Jack Chen is a drug pirate, illegally fabricating patented pharmaceuticals in an underground lab. But when she discovers a deadly flaw in Big Pharma’s new productivity pill, corporate bosses hire a team of assassins to silence her.
Annalee Newitz’s novel Autonomous (Tor, 2017) isn’t only a fast-paced cat-and-mouse story. It’s also an exploration of the rapaciousness of capitalism and its ability to turn everything, even freedom, into a commodity.
Her first novel, Autonomous has been widely acclaimed, receiving Nebula and Lambda Literary award nominations. “I’ve written a lot about patents and how they affect innovation and how companies use patents to screw customers over,” Newitz, a journalist and founder of io9, says in her New Books interview with Rob Wolf. In Autonomous, she highlights how “something dry and wonky like patent law has a life or death hold over us.”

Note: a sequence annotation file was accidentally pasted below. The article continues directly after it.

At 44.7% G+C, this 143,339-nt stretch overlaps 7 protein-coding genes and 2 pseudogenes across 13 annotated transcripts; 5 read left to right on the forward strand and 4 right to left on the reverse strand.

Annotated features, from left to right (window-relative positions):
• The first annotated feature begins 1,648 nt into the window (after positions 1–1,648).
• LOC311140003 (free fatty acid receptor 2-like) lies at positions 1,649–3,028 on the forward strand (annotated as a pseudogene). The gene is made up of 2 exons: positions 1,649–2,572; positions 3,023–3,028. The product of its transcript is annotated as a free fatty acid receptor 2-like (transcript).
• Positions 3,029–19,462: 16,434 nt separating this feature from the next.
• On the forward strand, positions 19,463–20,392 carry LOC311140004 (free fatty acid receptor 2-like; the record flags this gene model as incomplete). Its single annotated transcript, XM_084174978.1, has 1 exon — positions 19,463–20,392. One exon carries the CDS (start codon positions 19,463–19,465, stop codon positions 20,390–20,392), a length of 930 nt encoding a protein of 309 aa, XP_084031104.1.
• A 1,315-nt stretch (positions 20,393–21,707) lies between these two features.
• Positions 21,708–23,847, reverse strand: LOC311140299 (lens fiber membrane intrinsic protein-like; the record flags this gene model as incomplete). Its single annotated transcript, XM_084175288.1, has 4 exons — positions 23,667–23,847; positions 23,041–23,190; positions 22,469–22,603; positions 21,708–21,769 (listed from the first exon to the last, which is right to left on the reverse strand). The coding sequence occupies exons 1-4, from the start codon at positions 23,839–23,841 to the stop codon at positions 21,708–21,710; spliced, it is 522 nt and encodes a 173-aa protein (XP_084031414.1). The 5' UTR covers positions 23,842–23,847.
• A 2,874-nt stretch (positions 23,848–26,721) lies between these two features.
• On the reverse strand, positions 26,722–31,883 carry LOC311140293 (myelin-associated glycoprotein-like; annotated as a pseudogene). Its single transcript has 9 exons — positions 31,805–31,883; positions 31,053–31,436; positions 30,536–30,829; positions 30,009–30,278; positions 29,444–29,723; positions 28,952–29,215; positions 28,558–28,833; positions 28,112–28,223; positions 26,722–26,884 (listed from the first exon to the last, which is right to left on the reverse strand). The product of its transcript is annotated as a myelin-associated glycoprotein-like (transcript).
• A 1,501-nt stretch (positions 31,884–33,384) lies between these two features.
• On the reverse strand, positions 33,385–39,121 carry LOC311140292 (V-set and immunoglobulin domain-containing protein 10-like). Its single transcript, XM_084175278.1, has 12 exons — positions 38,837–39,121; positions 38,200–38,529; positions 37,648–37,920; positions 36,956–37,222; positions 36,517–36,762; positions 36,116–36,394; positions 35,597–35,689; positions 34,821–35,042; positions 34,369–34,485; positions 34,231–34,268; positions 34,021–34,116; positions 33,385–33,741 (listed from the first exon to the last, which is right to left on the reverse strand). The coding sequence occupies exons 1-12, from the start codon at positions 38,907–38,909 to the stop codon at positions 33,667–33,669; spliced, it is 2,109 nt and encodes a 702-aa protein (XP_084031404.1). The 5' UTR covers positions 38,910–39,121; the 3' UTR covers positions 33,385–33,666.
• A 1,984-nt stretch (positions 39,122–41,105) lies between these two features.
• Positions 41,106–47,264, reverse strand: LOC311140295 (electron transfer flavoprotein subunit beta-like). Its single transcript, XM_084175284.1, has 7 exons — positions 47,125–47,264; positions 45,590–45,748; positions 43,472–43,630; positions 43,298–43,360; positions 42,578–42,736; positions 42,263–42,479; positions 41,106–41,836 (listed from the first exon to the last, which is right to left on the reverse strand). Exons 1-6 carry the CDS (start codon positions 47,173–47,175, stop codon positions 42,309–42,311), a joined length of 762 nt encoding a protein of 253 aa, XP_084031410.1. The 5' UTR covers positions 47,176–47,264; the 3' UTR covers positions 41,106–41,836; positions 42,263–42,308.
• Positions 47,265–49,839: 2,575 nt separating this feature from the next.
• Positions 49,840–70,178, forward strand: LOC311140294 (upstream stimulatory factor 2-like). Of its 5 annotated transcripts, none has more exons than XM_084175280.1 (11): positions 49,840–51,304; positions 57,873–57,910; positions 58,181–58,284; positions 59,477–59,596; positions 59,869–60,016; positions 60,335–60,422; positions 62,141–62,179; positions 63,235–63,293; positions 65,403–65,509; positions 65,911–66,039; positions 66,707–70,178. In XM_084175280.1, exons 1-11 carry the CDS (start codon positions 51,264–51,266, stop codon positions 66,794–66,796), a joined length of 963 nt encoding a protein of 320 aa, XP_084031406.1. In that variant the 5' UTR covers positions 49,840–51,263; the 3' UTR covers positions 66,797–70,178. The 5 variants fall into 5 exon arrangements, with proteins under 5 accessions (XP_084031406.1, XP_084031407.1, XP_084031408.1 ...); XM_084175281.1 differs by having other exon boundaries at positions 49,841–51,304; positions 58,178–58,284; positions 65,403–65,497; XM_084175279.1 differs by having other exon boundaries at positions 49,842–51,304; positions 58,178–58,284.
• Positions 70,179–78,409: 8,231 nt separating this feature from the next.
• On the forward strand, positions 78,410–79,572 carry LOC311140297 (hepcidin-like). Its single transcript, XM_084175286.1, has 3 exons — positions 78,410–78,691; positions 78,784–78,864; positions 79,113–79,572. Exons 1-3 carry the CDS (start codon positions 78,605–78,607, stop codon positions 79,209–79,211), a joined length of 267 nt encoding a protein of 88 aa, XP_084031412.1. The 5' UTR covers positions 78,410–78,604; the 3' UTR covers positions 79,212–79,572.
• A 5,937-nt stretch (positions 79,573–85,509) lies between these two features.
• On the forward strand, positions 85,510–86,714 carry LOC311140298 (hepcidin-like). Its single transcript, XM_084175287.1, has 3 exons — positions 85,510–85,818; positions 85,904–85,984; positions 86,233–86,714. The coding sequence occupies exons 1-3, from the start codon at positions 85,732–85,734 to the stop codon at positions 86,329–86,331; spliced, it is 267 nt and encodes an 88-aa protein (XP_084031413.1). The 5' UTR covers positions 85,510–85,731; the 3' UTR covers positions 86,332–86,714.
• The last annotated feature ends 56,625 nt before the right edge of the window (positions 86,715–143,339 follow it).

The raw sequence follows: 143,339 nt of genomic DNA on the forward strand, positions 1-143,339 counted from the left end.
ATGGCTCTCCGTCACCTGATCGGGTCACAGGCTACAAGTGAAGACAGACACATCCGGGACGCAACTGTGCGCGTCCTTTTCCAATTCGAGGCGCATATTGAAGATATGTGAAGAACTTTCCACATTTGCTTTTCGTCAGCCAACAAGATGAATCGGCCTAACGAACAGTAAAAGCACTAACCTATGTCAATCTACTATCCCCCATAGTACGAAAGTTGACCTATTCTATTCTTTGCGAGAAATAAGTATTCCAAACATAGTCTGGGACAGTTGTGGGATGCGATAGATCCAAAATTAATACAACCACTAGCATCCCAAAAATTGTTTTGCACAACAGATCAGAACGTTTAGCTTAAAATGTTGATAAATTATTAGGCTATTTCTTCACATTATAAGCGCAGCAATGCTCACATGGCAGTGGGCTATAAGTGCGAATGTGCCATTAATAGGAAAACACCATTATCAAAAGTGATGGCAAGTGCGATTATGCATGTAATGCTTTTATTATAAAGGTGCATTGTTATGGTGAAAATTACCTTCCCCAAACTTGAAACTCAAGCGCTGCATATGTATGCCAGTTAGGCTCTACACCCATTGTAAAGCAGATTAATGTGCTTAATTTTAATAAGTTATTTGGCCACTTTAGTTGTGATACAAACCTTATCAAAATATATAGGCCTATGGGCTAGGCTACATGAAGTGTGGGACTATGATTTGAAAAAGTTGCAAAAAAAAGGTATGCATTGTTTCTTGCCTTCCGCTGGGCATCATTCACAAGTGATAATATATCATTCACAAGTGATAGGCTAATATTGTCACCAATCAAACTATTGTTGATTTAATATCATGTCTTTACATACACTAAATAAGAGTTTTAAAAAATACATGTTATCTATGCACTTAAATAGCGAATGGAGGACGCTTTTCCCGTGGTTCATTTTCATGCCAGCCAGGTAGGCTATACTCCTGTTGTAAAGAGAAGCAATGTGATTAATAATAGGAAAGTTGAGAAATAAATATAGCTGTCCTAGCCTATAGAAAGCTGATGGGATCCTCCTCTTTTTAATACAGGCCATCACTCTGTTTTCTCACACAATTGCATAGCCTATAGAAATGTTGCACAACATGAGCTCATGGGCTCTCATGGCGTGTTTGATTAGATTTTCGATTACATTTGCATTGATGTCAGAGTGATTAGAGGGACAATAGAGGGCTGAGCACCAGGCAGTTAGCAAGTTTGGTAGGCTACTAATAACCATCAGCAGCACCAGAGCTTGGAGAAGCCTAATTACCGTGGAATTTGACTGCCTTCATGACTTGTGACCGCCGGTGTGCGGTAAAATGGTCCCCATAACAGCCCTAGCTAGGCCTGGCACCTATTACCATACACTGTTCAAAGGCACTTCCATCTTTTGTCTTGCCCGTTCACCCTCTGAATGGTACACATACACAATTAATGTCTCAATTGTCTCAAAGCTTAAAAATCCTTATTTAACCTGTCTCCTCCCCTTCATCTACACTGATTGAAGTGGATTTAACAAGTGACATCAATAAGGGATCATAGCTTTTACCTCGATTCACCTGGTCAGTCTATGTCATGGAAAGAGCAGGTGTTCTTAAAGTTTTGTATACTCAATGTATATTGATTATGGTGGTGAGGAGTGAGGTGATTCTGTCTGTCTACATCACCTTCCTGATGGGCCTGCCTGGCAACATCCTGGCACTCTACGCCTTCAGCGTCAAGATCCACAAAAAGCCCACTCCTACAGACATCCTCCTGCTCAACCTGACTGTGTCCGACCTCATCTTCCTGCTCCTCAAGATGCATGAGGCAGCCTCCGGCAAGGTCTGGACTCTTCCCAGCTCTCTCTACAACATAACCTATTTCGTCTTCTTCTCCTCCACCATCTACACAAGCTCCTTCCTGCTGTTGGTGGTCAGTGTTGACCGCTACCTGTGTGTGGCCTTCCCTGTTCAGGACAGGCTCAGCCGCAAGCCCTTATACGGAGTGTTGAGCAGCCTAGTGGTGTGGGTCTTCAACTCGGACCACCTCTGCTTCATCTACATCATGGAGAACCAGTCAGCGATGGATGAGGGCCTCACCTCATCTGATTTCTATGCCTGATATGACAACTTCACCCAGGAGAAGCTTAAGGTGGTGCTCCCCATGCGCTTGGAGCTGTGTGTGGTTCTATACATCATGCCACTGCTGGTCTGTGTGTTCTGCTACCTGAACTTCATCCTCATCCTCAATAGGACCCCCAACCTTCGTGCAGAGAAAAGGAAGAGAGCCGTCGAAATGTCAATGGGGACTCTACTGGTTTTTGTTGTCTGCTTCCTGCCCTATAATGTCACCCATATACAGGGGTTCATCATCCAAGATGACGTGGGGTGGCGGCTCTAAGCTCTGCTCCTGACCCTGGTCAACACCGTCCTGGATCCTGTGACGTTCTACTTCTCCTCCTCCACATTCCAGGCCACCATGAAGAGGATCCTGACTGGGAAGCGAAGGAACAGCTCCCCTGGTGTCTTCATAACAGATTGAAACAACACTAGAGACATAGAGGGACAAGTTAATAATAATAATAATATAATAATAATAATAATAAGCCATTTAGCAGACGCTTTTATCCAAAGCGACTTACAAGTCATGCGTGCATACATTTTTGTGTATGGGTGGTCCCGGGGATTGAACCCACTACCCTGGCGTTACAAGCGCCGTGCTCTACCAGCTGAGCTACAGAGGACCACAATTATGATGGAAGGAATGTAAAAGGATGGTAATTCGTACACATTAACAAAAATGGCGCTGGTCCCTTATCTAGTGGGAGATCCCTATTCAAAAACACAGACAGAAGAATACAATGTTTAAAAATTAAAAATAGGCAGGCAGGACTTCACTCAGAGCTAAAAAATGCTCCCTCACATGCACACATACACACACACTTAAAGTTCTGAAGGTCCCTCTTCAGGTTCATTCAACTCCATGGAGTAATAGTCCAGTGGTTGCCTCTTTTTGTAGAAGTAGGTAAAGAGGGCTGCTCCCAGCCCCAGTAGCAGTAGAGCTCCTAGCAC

Newitz also turns the idea of robot rebellion on its head. “I wanted to tweak this idea that is such a big cliché in science fiction about a society that builds a bunch of robots to be their slaves, and these slave robots rise up and enslave humanity.” In Autonomous, which is set 150 years in the future, robots and human are in the same boat—both subject to servitude. “As soon as we can quantify something that we’re saying is equivalent to human life—we’re saying these robots are human equivalents—it’s super easy legally and ethically … to put a dollar value on human life.” And when that happens, “everyone will end up being enslaved,” she says.